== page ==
This article was published in Australian Dictionary of Biography, Volume 7, (MUP), 1979
Joseph Bradley (1857-1935) musician and music teacher, was born on 28 February 1857 at Newton near Hyde, Cheshire, England, son of Matthew Henry Bradley, later publican, and his wife Mary, née Heywood. Trained by Dr Frederick Bridge of Manchester Cathedral, at 12 he was appointed assistant organist of St Paul's Church, Stalybridge, Lancashire. In 1873 he became a fellow of the Royal College of Organists, matriculated to New College, Oxford, in October 1874 and graduated Bachelor of Music next year. As organist in 1876-80 at St Thomas's Church, Heaton Norris, Stockport, he formed and conducted a fifty-piece orchestra. On 8 August 1877 with Anglican rites he married Catherine Mary Pickering at Manchester; they had two children.
Bradley's first major post was as deputy conductor and organist for the Hallé Orchestra of Manchester in 1881-87. There he once conducted Handel's Messiah seven times in a week. As chorus-master and conductor of the Glasgow Choral Union in 1887-1908 he controlled over 400 members; the leader of its orchestra was Henri Verbrugghen. Bradley opened the organ at the International Exhibition of 1888, Glasgow, and in 1890 applied unsuccessfully for appointment as city organist of Sydney.
Appointed conductor of the Royal Philharmonic Society of Sydney in 1908, Bradley arrived with his wife on 23 March in the Somerset. With the Philharmonic Choir and the new Sydney Symphony Orchestra, which he also conducted (always without a baton), in 1908-14 he was able to introduce such contemporary works as Elgar's Caractacus and César Franck's Les Béatitudes. In 1915 he presented the difficult Grande Messe des Morts of Berlioz to mark the death of Sir William P. Manning, long president of the society.
In Bradley's twenty years in Sydney he conducted 126 performances including 29 of the Messiah, 8 of Mendelssohn's Elijah, 5 of Haydn's The Creation, 4 of Berlioz's La Damnation de Faust and 4 of Elgar's Caractacus. Conforming with the style of the society, his performances were safe rather than adventurous.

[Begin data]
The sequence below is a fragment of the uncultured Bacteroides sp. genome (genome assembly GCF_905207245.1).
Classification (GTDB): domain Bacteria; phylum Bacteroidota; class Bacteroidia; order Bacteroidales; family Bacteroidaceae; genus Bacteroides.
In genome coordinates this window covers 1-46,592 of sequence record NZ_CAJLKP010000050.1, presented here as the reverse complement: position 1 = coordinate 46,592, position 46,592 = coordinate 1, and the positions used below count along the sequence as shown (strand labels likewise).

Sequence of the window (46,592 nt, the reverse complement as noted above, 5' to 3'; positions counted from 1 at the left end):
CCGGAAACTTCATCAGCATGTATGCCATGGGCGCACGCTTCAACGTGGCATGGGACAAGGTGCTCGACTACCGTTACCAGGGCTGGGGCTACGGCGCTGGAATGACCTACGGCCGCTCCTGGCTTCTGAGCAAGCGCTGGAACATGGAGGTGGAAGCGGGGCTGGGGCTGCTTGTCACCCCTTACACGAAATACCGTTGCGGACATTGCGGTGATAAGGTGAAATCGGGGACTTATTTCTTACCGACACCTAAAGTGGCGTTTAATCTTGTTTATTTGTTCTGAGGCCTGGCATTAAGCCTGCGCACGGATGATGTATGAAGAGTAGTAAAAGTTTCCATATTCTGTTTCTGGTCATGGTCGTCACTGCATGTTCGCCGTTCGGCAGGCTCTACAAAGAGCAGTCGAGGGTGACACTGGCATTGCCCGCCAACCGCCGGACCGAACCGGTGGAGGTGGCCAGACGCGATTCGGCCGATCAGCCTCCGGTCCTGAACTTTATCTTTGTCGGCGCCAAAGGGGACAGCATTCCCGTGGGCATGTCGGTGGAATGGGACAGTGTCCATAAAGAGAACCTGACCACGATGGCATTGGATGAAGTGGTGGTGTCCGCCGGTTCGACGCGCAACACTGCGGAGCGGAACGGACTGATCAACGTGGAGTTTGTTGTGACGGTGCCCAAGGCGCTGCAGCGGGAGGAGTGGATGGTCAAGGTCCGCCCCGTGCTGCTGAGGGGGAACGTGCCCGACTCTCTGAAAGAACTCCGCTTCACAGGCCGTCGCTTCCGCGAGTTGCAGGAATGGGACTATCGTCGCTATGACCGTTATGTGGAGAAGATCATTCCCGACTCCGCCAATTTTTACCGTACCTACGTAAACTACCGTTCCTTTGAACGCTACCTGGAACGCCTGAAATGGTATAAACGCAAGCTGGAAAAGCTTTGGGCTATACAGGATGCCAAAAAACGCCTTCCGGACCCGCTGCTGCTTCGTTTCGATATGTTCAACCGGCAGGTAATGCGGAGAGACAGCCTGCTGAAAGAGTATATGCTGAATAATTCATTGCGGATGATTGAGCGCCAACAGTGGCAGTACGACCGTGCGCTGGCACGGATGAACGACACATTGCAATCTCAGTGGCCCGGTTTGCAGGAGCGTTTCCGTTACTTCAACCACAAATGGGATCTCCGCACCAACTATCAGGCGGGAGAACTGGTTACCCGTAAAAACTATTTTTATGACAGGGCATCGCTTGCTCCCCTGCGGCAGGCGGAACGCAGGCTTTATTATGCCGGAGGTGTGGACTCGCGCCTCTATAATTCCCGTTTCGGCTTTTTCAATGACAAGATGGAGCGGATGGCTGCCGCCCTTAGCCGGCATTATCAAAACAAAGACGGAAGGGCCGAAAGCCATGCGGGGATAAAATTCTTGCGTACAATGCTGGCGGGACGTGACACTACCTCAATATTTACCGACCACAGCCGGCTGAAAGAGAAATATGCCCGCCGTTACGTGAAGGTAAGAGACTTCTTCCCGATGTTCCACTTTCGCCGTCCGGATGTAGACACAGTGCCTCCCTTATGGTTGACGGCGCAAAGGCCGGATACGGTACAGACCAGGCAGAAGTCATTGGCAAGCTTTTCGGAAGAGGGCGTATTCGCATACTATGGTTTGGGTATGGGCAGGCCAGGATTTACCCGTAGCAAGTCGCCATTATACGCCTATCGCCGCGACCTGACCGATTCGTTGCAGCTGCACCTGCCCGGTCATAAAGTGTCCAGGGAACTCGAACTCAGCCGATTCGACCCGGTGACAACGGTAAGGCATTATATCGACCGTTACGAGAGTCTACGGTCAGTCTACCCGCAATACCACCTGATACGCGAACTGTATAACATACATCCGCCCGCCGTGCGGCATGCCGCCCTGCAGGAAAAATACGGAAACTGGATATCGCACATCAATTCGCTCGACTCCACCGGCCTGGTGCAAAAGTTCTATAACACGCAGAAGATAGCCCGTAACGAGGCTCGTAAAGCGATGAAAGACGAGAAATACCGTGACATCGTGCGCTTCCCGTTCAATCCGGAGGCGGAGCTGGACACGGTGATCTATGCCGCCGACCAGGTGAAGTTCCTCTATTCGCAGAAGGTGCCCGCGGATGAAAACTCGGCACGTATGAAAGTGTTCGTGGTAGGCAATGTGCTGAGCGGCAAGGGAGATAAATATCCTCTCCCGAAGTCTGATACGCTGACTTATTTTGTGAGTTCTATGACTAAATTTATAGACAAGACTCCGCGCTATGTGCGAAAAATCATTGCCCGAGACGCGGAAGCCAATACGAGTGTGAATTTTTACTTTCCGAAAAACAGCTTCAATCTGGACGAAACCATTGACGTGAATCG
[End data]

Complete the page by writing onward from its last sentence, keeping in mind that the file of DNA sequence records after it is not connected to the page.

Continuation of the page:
Verbrugghen was chosen in preference to him as first director of the new State Conservatorium of Music, but Bradley philosophically accepted the professorship of theory and later also taught solfeggio. He published A Solfeggio Manual for Teachers (1919) and A Manual of Musical Ornamentation (1924). He was one of three conductors for the opening concert of the conservatorium in 1915 but, being bald, rotund and impassive, he seemed stodgy compared to Verbrugghen. Though dreaded by students as something of a martinet, he was recognized by all as peerless in theoretical and practical musicianship.
When Verbrugghen resigned, Bradley was on the committee which governed the conservatorium in the interregnum, then in 1924 went on a short visit to Europe, partly to introduce Gladys Cole, a favourite singing pupil, to the musical world. Soon after his return his eyesight began to fail. Pugnaciously proud and reserved, he told nobody, not even his wife, conducted from memory as long as he could and resigned without explanation only when faced with a new score. The Philharmonic Society was angered and gave him only a lukewarm farewell and a meagre cheque. He returned to England in January 1928 to join his son Julius who had spent years in China. An operation for a cataract left him blind. Aged 78, he died of cerebral vascular disease at Harrow, Middlesex, on 3 March 1935.
P. F. Leighton, 'Bradley, Joseph (1857–1935)', Australian Dictionary of Biography, National Centre of Biography, Australian National University, http://adb.anu.edu.au/biography/bradley-joseph-5332/text9013, accessed 21 May 2013.
This article was first published in hardcopy in Australian Dictionary of Biography, Volume 7, (MUP), 1979